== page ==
Auto Insurance Companies Now Held to Strict Deadlines on Disclosing Policy Limits in NJ

A New Jersey Law Expedites the Process of Finding out Insurance Limits after an Accident

Policy Limits Disclosure for Auto Accidents

A car accident can stall your life plans. Even if all involved parties cooperate and leave the scene, this may not occur without one or both parties experiencing significant injuries. Not only does your world feel more unsafe by the jolt to your car and your belief that safe driving prevents accidents, but the aftermath can be grueling too. You have so many things to do to get yourself back to the life you had before you had the accident. First, if you are injured, you must see a doctor, undergo treatment and recovery plan, and suffer pain and disruption in your daily activities. Maybe you cannot work for a time. Then, there is the insurance side of the equation. You must contact your insurance company, which will open a claim. The follow-up may be a recorded statement, sending signed statements, and forwarding photos of your vehicle. And if your car needs repairs, you must bring your vehicle in and perhaps rent one while it is in the mechanic’s shop.

If you are not responsible for the accident, you most likely want and expect the responsible party or insurer to pay for your damages, including medical bills, repair bills, lost income, and pain and suffering damages. But insurance companies are often slow and reluctant to pay. They want to make sure that liability is clear and the damages claim is reasonable. All too often, insurance companies stall and impede the progress of a claim by withholding information from the other party, like policy limits. Policy limits include the insured’s maximum coverage amounts for bodily and property damages. Typically, the insurer obligated to pay wants to keep the total payout as low as possible. In contrast, the victim wants the settlement amount to be as high as possible, given the range of what is possible for a particular accident. So, the insurer’s goal in withholding policy limits is to keep the claimant from knowing the true amount of financial compensation that may be available to them.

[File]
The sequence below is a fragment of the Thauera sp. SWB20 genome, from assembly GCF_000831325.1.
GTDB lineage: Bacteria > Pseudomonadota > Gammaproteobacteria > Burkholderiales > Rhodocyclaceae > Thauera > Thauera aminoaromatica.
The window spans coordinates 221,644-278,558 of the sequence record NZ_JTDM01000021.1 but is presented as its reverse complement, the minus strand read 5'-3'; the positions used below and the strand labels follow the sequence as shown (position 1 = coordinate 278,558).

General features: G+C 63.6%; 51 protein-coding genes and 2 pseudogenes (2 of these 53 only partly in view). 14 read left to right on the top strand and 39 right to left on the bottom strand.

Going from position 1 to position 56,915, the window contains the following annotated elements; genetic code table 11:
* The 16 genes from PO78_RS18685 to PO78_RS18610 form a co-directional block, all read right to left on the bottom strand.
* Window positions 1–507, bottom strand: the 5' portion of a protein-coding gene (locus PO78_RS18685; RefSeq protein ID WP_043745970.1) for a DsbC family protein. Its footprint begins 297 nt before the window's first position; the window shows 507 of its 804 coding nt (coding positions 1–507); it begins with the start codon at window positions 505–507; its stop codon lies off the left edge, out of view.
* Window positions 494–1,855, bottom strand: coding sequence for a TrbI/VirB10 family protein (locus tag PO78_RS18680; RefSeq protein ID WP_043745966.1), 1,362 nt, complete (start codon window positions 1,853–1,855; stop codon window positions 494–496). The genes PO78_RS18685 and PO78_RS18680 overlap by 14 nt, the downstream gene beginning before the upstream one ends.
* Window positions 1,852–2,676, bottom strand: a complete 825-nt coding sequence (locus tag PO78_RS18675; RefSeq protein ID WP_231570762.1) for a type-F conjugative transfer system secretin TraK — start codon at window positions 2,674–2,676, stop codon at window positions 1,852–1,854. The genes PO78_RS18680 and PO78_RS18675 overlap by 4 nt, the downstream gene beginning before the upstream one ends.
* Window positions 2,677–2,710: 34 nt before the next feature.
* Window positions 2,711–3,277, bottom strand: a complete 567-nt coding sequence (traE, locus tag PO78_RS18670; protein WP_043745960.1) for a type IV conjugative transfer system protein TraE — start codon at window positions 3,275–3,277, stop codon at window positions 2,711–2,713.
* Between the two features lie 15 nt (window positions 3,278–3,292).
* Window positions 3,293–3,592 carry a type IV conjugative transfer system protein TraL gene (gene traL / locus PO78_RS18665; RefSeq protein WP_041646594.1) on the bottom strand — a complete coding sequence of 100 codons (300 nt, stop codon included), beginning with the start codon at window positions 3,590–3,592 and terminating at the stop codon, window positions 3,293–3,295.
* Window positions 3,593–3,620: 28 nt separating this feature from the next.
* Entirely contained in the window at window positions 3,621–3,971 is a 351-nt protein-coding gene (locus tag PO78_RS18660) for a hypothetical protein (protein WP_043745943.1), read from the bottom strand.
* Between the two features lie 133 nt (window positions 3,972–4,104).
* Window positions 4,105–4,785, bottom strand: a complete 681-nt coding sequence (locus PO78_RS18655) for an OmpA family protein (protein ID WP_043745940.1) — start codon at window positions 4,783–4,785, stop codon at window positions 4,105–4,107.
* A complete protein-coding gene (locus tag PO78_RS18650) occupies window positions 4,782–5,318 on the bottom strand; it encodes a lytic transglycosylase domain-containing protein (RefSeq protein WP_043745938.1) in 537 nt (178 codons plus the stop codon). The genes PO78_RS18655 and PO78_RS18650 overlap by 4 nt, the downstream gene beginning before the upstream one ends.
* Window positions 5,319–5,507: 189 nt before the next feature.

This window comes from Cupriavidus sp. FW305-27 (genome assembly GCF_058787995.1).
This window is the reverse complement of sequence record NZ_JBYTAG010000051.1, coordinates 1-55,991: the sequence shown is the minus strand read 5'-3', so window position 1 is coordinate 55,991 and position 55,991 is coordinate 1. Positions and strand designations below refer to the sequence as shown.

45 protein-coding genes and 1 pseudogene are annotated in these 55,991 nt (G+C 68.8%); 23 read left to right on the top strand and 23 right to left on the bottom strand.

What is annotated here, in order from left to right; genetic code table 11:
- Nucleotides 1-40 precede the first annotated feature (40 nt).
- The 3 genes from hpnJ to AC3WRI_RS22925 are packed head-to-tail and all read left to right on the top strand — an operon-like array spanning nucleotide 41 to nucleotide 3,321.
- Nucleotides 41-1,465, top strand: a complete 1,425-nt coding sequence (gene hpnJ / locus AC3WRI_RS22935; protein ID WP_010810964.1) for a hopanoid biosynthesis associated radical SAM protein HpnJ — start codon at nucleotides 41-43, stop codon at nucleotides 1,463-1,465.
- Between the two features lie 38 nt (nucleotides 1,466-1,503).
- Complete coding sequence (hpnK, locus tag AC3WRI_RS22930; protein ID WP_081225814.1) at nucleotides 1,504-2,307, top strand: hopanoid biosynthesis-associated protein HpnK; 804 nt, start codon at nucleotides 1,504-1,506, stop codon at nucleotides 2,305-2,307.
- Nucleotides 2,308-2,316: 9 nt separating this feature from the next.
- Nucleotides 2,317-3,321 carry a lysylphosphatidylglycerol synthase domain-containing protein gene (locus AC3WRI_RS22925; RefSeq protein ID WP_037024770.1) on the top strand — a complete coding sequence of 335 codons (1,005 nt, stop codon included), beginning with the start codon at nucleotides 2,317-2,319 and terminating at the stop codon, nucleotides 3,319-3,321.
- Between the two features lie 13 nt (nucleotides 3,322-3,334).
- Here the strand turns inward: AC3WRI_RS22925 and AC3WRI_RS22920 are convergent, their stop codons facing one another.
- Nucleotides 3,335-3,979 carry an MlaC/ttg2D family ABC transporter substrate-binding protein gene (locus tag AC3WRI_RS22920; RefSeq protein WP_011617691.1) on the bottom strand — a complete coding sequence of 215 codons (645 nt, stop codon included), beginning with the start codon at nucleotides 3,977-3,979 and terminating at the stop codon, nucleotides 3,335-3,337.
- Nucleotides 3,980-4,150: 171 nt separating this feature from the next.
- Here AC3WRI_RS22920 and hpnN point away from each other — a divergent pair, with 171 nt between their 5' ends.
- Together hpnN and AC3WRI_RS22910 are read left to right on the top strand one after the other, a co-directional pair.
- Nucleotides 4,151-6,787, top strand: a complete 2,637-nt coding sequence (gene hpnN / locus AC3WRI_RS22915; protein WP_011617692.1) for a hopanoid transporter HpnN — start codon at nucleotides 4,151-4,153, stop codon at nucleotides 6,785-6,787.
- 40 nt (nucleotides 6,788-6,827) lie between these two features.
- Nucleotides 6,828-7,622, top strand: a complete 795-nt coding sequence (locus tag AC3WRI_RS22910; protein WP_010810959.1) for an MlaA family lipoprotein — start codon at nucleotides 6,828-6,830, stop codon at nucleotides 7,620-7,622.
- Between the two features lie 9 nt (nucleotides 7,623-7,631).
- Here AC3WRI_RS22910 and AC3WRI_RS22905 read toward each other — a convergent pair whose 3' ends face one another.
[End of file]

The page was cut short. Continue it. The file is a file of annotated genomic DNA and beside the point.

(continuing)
Are insurance companies required to disclose policy limits?

Withholding policy limits does nothing but delay what an attorney can eventually get from the insurance company by litigation or legal pressuring tactics. For instance, a plaintiff who files a lawsuit against the responsible party has the right to discovery, meaning all the evidence applicable to the case, like police reports, medical bills, property damage records, and insurance policy information, among other evidence. But the driver who was not at fault for the accident should not have to file a lawsuit to discover the responsible party’s policy limits covering the accident. Thus, Governor Murphy recently signed a measure into law, mandating insurers to reveal policy limits to an attorney who asks for them.